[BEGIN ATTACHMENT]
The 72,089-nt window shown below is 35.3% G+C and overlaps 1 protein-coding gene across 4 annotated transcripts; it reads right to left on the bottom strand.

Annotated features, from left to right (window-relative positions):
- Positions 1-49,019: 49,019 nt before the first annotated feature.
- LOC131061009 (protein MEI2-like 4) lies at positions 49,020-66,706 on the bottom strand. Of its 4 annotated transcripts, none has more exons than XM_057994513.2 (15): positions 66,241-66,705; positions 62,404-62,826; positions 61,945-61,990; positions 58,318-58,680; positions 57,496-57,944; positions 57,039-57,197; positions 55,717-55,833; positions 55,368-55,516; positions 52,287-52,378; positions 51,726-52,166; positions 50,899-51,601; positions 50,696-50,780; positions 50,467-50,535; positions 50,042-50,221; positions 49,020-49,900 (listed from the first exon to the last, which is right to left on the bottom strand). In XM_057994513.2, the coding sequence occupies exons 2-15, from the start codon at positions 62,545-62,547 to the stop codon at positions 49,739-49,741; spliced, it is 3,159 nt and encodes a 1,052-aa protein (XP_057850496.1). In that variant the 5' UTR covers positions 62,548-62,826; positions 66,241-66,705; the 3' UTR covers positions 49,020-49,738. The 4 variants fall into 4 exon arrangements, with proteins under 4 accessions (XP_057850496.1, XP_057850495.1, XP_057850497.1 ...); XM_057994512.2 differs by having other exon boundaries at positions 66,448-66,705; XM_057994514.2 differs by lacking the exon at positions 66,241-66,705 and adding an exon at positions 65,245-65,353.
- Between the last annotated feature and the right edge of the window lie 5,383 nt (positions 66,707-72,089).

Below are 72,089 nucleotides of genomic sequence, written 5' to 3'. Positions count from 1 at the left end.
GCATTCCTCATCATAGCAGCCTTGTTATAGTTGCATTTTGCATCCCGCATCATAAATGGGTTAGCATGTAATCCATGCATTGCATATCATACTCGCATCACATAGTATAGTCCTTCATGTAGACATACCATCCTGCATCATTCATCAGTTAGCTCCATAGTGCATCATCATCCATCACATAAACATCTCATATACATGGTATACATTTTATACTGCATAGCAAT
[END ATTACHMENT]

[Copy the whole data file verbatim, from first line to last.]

The 72,089-nt window shown below is 35.3% G+C and overlaps 1 protein-coding gene across 4 annotated transcripts; it reads right to left on the bottom strand.

Annotated features, from left to right (window-relative positions):
- Positions 1-49,019: 49,019 nt before the first annotated feature.
- LOC131061009 (protein MEI2-like 4) lies at positions 49,020-66,706 on the bottom strand. Of its 4 annotated transcripts, none has more exons than XM_057994513.2 (15): positions 66,241-66,705; positions 62,404-62,826; positions 61,945-61,990; positions 58,318-58,680; positions 57,496-57,944; positions 57,039-57,197; positions 55,717-55,833; positions 55,368-55,516; positions 52,287-52,378; positions 51,726-52,166; positions 50,899-51,601; positions 50,696-50,780; positions 50,467-50,535; positions 50,042-50,221; positions 49,020-49,900 (listed from the first exon to the last, which is right to left on the bottom strand). In XM_057994513.2, the coding sequence occupies exons 2-15, from the start codon at positions 62,545-62,547 to the stop codon at positions 49,739-49,741; spliced, it is 3,159 nt and encodes a 1,052-aa protein (XP_057850496.1). In that variant the 5' UTR covers positions 62,548-62,826; positions 66,241-66,705; the 3' UTR covers positions 49,020-49,738. The 4 variants fall into 4 exon arrangements, with proteins under 4 accessions (XP_057850496.1, XP_057850495.1, XP_057850497.1 ...); XM_057994512.2 differs by having other exon boundaries at positions 66,448-66,705; XM_057994514.2 differs by lacking the exon at positions 66,241-66,705 and adding an exon at positions 65,245-65,353.
- Between the last annotated feature and the right edge of the window lie 5,383 nt (positions 66,707-72,089).

Below are 72,089 nucleotides of genomic sequence, written 5' to 3'. Positions count from 1 at the left end.
GCATTCCTCATCATAGCAGCCTTGTTATAGTTGCATTTTGCATCCCGCATCATAAATGGGTTAGCATGTAATCCATGCATTGCATATCATACTCGCATCACATAGTATAGTCCTTCATGTAGACATACCATCCTGCATCATTCATCAGTTAGCTCCATAGTGCATCATCATCCATCACATAAACATCTCATATACATGGTATACATTTTATACTGCATAGCAAT